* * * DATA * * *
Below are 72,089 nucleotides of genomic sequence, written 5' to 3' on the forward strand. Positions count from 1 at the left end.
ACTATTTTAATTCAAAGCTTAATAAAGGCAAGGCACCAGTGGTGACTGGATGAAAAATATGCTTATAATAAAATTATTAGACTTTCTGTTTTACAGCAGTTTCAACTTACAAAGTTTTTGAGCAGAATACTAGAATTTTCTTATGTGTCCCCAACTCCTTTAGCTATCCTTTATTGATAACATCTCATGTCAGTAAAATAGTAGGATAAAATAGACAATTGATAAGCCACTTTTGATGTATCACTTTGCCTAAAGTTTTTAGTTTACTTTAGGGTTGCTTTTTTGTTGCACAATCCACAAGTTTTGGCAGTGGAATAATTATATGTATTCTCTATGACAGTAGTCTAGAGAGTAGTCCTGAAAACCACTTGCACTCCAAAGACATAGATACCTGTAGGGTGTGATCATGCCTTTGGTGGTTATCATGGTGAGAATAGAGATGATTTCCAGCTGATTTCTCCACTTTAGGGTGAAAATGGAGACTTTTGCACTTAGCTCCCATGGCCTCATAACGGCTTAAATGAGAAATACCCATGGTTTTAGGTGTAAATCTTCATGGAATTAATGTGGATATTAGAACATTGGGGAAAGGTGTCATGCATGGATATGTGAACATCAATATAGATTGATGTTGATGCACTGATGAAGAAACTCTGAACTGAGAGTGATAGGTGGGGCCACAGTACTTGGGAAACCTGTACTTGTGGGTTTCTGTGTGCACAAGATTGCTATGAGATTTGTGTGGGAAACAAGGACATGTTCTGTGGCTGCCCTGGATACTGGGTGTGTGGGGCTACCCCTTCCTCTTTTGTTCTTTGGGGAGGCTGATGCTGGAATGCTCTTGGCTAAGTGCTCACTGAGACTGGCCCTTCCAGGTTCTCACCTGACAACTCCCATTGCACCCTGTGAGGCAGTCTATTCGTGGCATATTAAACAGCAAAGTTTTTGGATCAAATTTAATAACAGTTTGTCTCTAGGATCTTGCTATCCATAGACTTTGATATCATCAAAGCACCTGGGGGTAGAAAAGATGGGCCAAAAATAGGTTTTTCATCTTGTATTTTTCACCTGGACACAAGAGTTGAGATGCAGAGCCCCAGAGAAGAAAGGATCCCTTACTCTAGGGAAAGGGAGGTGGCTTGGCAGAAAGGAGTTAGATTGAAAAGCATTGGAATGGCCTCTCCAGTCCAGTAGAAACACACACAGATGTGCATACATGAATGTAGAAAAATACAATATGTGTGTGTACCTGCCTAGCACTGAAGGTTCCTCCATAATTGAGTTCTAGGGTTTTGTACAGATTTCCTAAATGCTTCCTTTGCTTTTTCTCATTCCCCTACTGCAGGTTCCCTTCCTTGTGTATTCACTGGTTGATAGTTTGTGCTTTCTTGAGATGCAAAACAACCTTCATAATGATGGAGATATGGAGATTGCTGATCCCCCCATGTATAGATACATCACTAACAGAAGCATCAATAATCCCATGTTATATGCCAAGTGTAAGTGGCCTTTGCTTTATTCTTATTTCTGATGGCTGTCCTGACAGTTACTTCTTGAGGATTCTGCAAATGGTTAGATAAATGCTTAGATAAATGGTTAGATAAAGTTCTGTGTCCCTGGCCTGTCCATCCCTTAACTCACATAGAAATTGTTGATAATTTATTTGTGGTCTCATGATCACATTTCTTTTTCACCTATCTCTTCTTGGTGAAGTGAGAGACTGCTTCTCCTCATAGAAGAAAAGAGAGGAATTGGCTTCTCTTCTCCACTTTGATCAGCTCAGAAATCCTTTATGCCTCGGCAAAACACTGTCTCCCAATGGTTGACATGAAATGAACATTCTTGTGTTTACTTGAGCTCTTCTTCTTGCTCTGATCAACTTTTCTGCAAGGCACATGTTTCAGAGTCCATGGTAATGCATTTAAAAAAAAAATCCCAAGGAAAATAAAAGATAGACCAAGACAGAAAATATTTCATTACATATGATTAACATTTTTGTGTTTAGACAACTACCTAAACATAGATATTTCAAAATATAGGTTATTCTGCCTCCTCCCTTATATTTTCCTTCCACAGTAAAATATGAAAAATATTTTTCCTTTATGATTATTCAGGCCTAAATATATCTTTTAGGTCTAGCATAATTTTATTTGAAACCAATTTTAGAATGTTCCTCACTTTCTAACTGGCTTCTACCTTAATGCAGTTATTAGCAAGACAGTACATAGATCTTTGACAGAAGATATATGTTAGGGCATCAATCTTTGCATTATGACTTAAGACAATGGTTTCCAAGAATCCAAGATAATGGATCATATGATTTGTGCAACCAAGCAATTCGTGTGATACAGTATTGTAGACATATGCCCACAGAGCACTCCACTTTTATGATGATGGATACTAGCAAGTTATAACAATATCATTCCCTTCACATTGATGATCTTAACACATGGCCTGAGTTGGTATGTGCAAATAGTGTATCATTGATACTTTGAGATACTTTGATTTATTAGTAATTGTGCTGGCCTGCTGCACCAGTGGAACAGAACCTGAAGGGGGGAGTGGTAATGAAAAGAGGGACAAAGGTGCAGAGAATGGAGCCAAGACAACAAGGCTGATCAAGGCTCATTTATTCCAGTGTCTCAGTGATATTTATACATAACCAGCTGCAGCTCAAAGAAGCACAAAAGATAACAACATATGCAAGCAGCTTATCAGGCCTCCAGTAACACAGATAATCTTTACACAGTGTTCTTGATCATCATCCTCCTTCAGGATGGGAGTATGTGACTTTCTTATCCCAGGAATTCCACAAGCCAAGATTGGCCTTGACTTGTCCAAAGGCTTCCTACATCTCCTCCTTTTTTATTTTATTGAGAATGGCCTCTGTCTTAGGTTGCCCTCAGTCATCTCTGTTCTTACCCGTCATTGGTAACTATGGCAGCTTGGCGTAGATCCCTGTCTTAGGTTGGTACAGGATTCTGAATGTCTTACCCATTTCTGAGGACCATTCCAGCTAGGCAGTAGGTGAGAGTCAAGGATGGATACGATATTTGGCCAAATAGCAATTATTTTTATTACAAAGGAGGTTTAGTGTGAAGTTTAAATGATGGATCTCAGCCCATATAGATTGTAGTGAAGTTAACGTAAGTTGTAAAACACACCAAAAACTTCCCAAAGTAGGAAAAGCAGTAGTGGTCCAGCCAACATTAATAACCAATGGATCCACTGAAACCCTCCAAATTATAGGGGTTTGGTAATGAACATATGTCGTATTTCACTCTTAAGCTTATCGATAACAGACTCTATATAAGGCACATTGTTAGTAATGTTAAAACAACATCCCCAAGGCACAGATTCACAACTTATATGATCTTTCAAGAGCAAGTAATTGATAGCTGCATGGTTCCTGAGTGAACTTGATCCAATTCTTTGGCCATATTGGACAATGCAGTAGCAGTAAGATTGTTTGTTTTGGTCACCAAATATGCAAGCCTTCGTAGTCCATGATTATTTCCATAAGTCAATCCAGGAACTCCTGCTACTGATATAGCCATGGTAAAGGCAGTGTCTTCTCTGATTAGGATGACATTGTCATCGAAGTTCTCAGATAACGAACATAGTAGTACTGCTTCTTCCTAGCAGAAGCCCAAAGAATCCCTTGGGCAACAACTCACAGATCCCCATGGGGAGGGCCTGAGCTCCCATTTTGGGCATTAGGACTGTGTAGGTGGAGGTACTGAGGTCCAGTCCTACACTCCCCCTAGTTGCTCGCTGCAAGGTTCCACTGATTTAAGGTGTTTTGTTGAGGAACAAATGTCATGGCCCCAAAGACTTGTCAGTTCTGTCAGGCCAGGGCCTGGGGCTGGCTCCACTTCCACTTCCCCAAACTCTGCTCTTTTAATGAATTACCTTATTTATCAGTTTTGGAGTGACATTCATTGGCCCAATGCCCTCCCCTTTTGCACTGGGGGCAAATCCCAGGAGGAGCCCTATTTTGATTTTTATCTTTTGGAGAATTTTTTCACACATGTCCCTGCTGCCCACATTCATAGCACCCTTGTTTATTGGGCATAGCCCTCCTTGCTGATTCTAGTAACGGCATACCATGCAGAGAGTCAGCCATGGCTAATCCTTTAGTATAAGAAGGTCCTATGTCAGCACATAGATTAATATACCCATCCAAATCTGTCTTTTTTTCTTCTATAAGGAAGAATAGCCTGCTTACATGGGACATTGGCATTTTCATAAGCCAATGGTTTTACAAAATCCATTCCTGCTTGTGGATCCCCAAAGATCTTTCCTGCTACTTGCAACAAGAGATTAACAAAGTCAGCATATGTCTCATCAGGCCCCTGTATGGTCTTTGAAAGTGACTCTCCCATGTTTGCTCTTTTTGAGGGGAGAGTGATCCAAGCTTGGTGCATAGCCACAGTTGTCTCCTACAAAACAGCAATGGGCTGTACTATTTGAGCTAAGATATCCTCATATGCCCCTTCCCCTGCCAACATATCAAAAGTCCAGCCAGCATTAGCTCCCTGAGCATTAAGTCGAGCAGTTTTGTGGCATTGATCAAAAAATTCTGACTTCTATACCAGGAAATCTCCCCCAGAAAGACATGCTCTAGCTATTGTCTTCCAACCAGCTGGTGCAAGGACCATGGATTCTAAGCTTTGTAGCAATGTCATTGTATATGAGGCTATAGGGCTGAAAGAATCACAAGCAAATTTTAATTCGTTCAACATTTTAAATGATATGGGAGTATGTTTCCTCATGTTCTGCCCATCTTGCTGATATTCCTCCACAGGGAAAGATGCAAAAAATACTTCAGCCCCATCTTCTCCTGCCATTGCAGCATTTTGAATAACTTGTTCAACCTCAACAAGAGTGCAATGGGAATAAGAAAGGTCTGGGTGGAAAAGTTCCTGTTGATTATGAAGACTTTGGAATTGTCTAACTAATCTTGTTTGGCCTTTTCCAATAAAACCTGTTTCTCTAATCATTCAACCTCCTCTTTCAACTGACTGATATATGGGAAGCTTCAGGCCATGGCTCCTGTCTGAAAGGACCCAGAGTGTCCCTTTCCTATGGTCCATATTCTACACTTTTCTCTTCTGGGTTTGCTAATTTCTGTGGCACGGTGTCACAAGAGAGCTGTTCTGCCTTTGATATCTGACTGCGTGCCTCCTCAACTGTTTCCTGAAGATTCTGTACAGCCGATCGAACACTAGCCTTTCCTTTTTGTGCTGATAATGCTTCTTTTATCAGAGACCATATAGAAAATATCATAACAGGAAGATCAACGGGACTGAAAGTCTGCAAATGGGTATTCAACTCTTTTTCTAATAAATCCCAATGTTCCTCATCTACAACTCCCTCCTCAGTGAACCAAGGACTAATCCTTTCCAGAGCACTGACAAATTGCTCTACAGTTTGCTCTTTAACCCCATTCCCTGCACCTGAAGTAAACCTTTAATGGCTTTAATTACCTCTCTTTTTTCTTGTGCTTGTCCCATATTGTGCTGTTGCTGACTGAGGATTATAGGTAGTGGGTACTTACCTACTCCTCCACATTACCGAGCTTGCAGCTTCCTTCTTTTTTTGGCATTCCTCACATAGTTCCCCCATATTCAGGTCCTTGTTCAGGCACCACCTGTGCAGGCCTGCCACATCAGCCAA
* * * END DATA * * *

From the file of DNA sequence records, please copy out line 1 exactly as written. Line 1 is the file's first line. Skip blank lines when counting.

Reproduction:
Below are 72,089 nucleotides of genomic sequence, written 5' to 3' on the forward strand. Positions count from 1 at the left end.